Now, in a second memoir,”Rough Draft,” Tur makes clear why she was especially well equipped for that bruising experience.
She was raised in Los Angeles by parents who were pathbreaking and prepared her for a thrilling life of chasing news. But Bob Tur — who came out as transgender in 2013 and became a woman, Zoey — was also a volatile, sometimes violent father who subjected their family to fits of rage and abuse.
This is a case study in the blessings and curse of family legacy, a vivid account of how one woman’s inheritance propelled her from a tumultuous childhood to a high-profile perch in television journalism.
“I can thank my father for training me, pushing me, shaping me as a reporter and broadcaster,” writes Tur. “I can hate her for hitting me, slapping me, chasing me, hurting my mother and brother, kicking my dog, and burning down our lives.”
It is odd for a person under 40 to have already written two memoirs, but Tur has the humility to call this a “Rough Draft” of an autobiography. It is more provocative than Tur’s first book, about covering Trump, a conventional campaign memoir. “Rough Draft” is a painful read in many parts, laced with humor in others, embellished with reflections on journalism.
There is overlap with Tur’s campaign book, and Trump is still a central figure. But here he is a doppelganger for her bullying father.
“I’d dealt with this kind of behavior before,” she writes of Trump. This insistence on attention. This love of coverage and publicity, no matter how good or bad. This obsession with respect and tolerance for fighting and feuding. … I’d seen it all before in my own family.”
Tur’s father and mother, Marika Gerrard, became famous in the 1980s and 1990s for pioneering live helicopter coverage of major news events. Founders of the Los Angeles News Service, they scored such scoops as live aerial coverage of the OJ Simpson car chase, the mob attack on truck driver Reginald Denny in the 1992 riots and Madonna’s secret marriage to Sean Penn.
Their business eventually fell apart, and Tur says it was because of one thing: her father’s anger. The marriage also ended, and Tur learned of their divorce the day she graduated from college.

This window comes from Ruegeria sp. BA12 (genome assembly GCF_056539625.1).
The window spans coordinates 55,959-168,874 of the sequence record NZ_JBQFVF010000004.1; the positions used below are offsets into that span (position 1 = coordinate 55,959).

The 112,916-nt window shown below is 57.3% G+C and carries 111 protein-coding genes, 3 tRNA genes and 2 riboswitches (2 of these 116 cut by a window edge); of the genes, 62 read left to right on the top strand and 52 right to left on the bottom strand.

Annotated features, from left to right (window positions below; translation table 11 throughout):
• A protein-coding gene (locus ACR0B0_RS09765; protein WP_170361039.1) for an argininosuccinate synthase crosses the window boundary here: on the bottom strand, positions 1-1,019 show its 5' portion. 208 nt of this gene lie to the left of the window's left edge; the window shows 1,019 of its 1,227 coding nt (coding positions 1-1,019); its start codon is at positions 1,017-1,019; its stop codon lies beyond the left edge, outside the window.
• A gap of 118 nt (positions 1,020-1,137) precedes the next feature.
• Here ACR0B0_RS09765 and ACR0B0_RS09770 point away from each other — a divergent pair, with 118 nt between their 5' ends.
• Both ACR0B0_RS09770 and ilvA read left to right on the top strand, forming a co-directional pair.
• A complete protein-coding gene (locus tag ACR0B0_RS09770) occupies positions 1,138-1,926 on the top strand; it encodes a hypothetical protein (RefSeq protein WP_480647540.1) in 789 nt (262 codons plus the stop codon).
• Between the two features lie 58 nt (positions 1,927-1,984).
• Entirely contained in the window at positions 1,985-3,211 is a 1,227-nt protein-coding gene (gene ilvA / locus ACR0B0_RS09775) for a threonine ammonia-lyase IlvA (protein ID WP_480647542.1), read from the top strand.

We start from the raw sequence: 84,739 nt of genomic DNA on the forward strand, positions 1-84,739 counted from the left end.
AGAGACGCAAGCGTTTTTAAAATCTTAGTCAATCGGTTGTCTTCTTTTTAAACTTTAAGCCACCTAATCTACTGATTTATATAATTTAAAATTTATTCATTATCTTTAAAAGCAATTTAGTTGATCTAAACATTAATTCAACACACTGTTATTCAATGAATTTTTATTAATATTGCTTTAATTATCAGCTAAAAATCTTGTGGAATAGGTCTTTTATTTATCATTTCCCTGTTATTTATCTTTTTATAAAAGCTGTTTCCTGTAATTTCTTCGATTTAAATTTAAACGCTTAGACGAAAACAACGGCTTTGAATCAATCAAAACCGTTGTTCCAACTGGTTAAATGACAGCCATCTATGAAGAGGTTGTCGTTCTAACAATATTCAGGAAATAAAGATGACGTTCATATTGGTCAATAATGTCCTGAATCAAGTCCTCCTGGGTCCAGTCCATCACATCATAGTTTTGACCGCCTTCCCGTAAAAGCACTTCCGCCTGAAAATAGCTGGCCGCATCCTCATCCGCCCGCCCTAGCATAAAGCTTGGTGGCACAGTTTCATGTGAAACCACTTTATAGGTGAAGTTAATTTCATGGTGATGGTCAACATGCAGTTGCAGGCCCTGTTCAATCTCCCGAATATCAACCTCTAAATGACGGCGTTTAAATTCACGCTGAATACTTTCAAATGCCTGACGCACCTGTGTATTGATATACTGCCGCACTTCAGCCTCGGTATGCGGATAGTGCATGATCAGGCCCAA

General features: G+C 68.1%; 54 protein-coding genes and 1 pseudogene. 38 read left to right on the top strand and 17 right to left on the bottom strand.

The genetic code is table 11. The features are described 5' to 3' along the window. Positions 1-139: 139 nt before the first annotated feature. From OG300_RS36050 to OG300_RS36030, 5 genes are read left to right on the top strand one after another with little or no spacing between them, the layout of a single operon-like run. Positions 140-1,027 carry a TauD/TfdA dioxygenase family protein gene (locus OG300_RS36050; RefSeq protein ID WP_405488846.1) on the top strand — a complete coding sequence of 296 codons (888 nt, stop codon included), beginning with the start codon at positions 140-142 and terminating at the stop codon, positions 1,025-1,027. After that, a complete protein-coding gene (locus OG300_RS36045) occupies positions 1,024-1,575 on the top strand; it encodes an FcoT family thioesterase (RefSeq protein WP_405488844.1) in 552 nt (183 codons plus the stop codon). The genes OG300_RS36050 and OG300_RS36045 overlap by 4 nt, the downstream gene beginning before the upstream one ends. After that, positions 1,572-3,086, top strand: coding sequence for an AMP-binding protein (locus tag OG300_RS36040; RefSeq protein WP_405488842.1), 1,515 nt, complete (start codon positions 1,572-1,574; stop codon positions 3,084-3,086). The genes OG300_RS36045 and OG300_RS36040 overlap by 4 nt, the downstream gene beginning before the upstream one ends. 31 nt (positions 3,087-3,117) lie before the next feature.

She left Los Angeles in her early 20s and took her rookie journalism skills to New York. She lived with Keith Olbermann, an MSNBC star almost 25 years her senior. “I became, in tabloid-speak, the bimbo,” she writes, bluntly acknowledging that she paid a professional price for the relationship. Long after they broke up, now married to CBS correspondent Tony Dokoupil and the mother of two children, Tur says that even today detractors bring up her erstwhile celebrity boyfriend to diminish her achievements.
She chronicles her career ascent through some unglamorous jobs, at the Weather Channel and in New York local news, before making it to NBC and then landing in London as a foreign correspondent.
That dream job was interrupted when in 2015 she was temporarily assigned to cover the Trump campaign, which then was considered a doomed enterprise. But it turned into a full-time job, a year-and-a-half endurance test.
“My ability to stick with the Trump beat, to stay on the job — fending off competition, fatigue and buckets of abuse, to hang around long enough to watch the country change, and with it my little life — all of it goes back to my father,” she writes.
After Trump’s surprising victory, Tur was not assigned to the White House — a common destination for reporters who covered a winning. She remained in New York, and 2017 was a banner year. She was assigned to anchor an afternoon show on MSNBC. Her book about Trump was a huge success. She got married to Dokoupil, and had their first child in 2019, their second in 2021.
As she rose in journalism, so too did tensions with her father, who told her in announcing his plan to become a woman, “It’s why I’ve been so angry.” Tur says she supported her father’s transition but was unwilling to accept it as a way to erase responsibility for the past. In the following years, her father told interviewers that they were estranged because she could not accept his transition. Tur denies that, detailing in this book how she was estranged because Zoey Tur refused to discuss and address the violence and abuse Bob Tur had inflicted on their family.
“My father wanted to throw the past into the abyss and let it sink while I needed to dig it up and lay it out for discussion,” she writes. “There was simply no getting past this difference, though we both tried.”
Tur’s memoir includes reflections on the flaws of contemporary journalism — such as cable’s contribution to the polarization of politics — but with no grand ideas for fixing it. In a takedown of Walter Cronkite’s hero status, she argues that the reverence for great newscasters of the past is overdone, and she makes a decent case that today’s craft is “more accountable” because it is open to instantaneous feedback.
Exploring the challenges of women in journalism, she dives deep into the special anxiety of new mothers. She worried about losing her “edge” and her job while on maternity leave. She admits her impatience during her newborn’s first pediatrician visit, antsy to get out because the office was a cell-service dead zone. The panic of her first day back at work will ring true to any working mom.
The book’s appeal may not reach far beyond her fans, but Tur has many and they will enjoy this fast-paced tale. Two important people in her audience are her parents: Tur includes special praise for her mother’s underappreciated role in the family business; she expresses hope that the book will “open a door, start a new chapter” between herself and her father.
“No one can choose the gifts of their childhood. But everyone can work to reject its worst lessons,” she writes.
Janet Hook has covered national politics for the Los Angeles Times and the Wall Street Journal.